Theresa May has been quick to rule out taking part in a televised leaders’ debate as part of the General Election campaign.
It is the same old problem facing spin doctors in Downing Street.
On the one hand television delivers mass audiences and impact with voters.
On the other, your opponents may benefit more than you.
In most campaigns back as far as the early 1960s, Downing Street has successfully killed them off – sometimes with help from other party leaders.
The exception was in 2010 when Labour PM Gordon Brown felt he had little to lose and perhaps something to gain.
Following pressure from the broadcasters, and particularly Sky News, three leaders’ debates were aired.
The result was branded by the newspapers “Cleggmania” as everyone agreed with Nick.
But despite raised hopes of a breakthrough, on election night the Liberal Democrats actually lost five seats.
By 2015 Prime Minister David Cameron was a lot less enthusiastic about the debates than he’d been as Leader of the Opposition.
After initially refusing to take part he finally agreed to a single leaders’ debate broadcast on ITV, as well as to being interviewed in series with Ed Miliband and Nick Clegg and a challengers’ debate, which took place without him.
There’s some evidence the TV debates did help him successfully increase his majority.
Watched by more than seven million people, a survey conducted just after the election by Panelbase found that 38% of sampled voters were influenced by the debates.
Now Theresa May’s opponents are accusing her of being frit, ITV is saying it will “empty chair” her by going ahead without her participation, and the Daily Mirror is digging out its chicken suit once again.
So when Theresa May says no, listen for the but…
The broadcasters are trying to find a format Downing Street will agree with and, one way or another, the election debates will take place and Theresa May will have a role in them.
His memoir of the inside story of the Brexit referendum seems to have been universally panned by the press. James Kirkup’s evisceration in The Telegraph is particularly brutal.
It is true that it is not that well-written. The number of times that Craig “runs into” a world famous politician and then is reminded of a pop-culture reference suggest it needed more careful editing.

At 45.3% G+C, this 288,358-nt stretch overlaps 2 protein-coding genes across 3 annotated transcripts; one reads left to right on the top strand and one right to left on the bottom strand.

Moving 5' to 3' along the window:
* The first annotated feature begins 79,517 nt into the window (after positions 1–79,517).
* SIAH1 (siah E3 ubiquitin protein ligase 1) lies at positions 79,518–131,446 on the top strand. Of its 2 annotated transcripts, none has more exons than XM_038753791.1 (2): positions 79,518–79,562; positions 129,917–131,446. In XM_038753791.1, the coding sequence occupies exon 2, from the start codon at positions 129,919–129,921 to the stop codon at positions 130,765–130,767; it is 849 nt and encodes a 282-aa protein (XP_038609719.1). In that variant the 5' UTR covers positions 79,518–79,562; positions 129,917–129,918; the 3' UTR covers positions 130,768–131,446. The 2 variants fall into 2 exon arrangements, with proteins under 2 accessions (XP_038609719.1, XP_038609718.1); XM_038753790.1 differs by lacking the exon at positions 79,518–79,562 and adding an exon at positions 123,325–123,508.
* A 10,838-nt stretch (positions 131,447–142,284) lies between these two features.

It has clearly been rushed out and is little more than a diary rather than a considered view of the campaign and its implications.
But that was also true of Alastair Campbell’s diaries too. So, why the universal derision?
I better declare an interest. I’ve known Craig for many years. He was a highly intelligent and capable programme editor at ITN and one of the driving forces behind ITV News during his tenure as Head of Output. He was a smart, driven but thoughtful journalist with a populist touch.
We stayed in contact after he moved to the BBC and I briefly worked for David Cameron in opposition – although I’ve not seen him since his elevation to Number 10.
But he’s not exactly clubbable.
When he started working for Cameron I heard back from friends in the Lobby and on comment pages of newspapers that they found him supercilious, unconcerned with the needs of the print press and purely focussed on broadcast news.
That was clearly the right thing to do in my opinion. Getting the message right on Radio 1, Radio 2 and the main broadcast bulletins watched by millions of voters is far more important than appeasing the Sunday Telegraph’s comment writers.
But it is clear the Lobby has never forgiven him and is getting its revenge now.
That said, this is an insight into the heart of the campaign and its failings. And it is surprisingly refreshing to see politicians actually being quoted in what would normally be off-the record moments.
And that might be something the Lobby, with its reliance on anonymous sources, might want to reflect on.
Of course it is but perhaps not in the way you think.
There have been several surveys released in recent weeks that appear to show systematic bias against the leader of the Labour Party. One by the Media Reform Coalition accused the BBC of giving more airtime to his critics, another by YouGov found most people felt the media was biased against Corbyn.